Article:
Xenotransplantation–Crossing the Final Frontier?

Wednesday, 25 May, 2022, 12:00 – 1:15 p.m. EDT

The recently performed heart transplantation using a genetically modified pig heart into an adult recipient has catapulted the discussion around xenotransplantation back on the center stage. After decades of research and grown understanding and ability to overcome interspecies differences in animal models, have we now reached the point to justify xenotransplantation into humans?

The session will provide insight into the challenges encountered, the genetic manipulations undertaken to overcome these, surgical concerns and solutions, insight into the clinical course of human xenotransplantation in present and past and discussion around ethical and infectious concerns.

Scientific Program

Meyer_Anna_Square_100px_2213125.png Anna Meyer, MD
Heidelberg University Hospital
Heidelberg, Germany
Urschel_Simon_Square_100px_2213126.jpg Simon Urschel, MD, PhD
University of Alberta
Edmonton, AB Canada

Pierson_Richard_100px_2199553.jpg Of Mice and Men: Genetic Engineering to Overcome Interspecies Barriers
Richard Pierson, MD
, Massachusetts General Hospital, Boston, MA, USA
This presentation will discuss natural incompatibilities (αGAL and other polysaccharides, complement regulating and antithrombotic factors, immune activation molecules) that have been identified over the decades of xenotransplant and (successful) efforts to address them with novel techniques such as somatic cell nuclear transfer and gene insertion with CRISPR/CAS9.
Brenner_Paolo_2213134.png Is the Solution the Solution? Organ Preservation and Surgical Aspects of Xenotransplantation
Paolo Brenner, MD
, Ludwig-Maximilians-University, Munich, Germany
The success of xenotransplantation also depends on surgical considerations for animal selection, graft explantation and preservation, the perfusion solution and strategies. This presentation will address these questions including a potential role of ex-vivo perfusion.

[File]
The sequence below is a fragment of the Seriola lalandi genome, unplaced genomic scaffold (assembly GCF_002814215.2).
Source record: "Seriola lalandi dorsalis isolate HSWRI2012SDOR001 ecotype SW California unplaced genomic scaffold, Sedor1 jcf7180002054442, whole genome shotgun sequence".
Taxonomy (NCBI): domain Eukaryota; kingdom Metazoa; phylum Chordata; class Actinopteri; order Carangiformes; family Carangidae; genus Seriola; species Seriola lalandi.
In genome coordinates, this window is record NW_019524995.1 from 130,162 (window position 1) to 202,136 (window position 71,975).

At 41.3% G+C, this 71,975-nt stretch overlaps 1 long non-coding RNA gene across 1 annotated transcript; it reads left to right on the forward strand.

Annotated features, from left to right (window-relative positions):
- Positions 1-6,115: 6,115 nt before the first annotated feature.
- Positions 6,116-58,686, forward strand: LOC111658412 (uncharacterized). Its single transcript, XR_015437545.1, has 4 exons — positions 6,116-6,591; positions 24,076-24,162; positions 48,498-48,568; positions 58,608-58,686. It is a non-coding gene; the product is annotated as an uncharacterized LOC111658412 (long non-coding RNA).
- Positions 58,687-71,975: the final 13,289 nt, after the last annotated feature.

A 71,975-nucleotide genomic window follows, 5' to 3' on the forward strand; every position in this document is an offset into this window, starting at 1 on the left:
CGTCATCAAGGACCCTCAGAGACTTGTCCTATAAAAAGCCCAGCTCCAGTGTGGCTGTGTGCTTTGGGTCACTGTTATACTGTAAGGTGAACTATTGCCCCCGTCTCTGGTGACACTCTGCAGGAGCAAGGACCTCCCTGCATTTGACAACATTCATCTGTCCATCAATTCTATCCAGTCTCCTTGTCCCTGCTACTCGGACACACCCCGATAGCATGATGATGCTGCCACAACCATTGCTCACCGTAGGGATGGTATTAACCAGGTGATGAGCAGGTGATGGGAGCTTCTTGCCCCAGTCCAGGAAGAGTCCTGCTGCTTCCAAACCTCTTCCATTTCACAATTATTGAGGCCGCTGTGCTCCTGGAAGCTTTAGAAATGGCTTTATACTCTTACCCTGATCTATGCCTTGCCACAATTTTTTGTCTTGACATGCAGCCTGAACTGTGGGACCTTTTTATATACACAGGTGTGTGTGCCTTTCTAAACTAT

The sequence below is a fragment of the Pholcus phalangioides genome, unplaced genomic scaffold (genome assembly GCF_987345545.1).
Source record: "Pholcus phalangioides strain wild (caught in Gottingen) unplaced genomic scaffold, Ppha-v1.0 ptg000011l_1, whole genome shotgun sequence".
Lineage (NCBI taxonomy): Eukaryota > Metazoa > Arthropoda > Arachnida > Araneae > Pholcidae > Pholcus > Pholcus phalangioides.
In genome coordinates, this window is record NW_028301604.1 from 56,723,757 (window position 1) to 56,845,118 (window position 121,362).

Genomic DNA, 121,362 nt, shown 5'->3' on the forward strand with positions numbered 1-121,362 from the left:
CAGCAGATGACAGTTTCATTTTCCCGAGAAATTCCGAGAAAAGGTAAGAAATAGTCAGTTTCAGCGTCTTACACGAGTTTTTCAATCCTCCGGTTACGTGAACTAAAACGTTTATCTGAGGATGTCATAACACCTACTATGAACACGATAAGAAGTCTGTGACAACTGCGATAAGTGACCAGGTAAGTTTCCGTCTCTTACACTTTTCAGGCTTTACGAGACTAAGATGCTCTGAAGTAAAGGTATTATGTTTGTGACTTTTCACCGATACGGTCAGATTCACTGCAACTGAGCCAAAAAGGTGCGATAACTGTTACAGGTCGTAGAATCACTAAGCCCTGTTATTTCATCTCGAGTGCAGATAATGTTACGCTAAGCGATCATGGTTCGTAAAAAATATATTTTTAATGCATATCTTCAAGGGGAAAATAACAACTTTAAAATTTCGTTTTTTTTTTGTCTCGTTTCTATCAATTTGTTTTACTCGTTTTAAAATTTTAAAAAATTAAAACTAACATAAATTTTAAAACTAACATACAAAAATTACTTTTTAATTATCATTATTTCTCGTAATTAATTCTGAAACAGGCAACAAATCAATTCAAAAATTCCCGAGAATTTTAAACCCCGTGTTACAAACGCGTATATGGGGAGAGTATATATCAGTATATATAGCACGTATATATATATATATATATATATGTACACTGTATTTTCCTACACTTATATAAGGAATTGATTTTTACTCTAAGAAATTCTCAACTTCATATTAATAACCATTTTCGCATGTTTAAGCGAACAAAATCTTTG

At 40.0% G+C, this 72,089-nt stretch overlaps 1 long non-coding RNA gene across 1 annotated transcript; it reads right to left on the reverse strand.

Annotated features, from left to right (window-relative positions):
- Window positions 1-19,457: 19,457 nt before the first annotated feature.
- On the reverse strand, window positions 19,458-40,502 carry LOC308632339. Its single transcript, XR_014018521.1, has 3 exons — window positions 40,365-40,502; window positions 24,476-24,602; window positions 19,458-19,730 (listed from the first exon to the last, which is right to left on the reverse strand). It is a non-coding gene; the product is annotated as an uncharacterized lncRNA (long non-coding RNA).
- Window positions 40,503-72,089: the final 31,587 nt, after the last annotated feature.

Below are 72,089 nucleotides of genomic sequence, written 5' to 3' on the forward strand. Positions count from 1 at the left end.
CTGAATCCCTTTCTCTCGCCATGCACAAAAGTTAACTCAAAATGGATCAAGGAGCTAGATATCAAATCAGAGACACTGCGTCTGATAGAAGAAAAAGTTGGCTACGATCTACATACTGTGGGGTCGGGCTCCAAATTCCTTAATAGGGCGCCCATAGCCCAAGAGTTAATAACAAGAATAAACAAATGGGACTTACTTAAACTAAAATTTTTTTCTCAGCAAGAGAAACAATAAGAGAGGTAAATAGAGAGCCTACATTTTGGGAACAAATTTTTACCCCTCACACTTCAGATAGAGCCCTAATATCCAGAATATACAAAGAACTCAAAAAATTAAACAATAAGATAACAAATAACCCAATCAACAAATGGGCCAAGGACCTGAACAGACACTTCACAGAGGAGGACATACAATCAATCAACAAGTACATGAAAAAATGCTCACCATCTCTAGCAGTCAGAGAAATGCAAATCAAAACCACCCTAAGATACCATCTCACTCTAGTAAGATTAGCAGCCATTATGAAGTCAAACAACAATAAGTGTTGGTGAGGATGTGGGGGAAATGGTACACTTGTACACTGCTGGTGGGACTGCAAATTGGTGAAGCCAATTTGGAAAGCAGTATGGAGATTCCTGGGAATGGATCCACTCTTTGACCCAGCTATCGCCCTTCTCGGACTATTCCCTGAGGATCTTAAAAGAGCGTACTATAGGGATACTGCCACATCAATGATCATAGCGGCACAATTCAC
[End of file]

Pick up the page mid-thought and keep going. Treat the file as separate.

Mohiuddin_Muhammad_2213128.jpg Perioperative Management of a Xenotransplant
Muhammad M. Mohiuddin, MD
, University of Maryland School of Medicine, Baltimore, MD, USA
Do we have to think outside the species? In this presentation specific considerations around immune suppression and growth inhibition will be addressed and the reasons for divergence from standard protocols for inter-human transplantation explained.
Fishman_Jay_2213131.jpg Are We Any Smarter After the Pandemic? Risk and Prevention of Interspecies Infectious Transmission in Xenotransplantation
Jay Fishman, MD
, Massachusetts General Hospital, Boston, MA, USA
This presentation will address concerns about transmission of infectious diseases from the donor species to the human recipient, the potential of generation of novel infectious agents due to interspecies exchange and recombination and the strategies to minimize infectious risks in the setting of xenotransplantation.
Chinnock_Richard_2213132.jpg 38 Years After Baby Fae: Ethical Consideration Around Xenotransplantation and Associated Gene Manipulation
Richard Chinnock, MD, MHCM
, Loma Linda University Children's Hospital, Loma Linda, CA, USA
Ethical considerations around manipulating animals to become better suitable “spare part” providers for humans, emotional aspects of receiving an animal organ and specific aspects of xenotransplantation for children and infants will be discussed by the cardiologist working for 3 decades with the pioneer of infant heart transplant and performer of the thus far only baboon into human transplantation.

Additional Panel Discussants:
Marckmann_Georg_100px_2226579.jpeg Georg Marckmann, MD, MPH
Ludwig-Maximilians-University Munich
Munich, Germany
Bruno Reichart
Bruno Reichart, MD
Munich, Germany
Andreas Zuckermann
Andreas Zuckermann, MD
Medical University of Vienna
Vienna, Austria

Continuing Education Information

There will be no continuing education available for this webinar.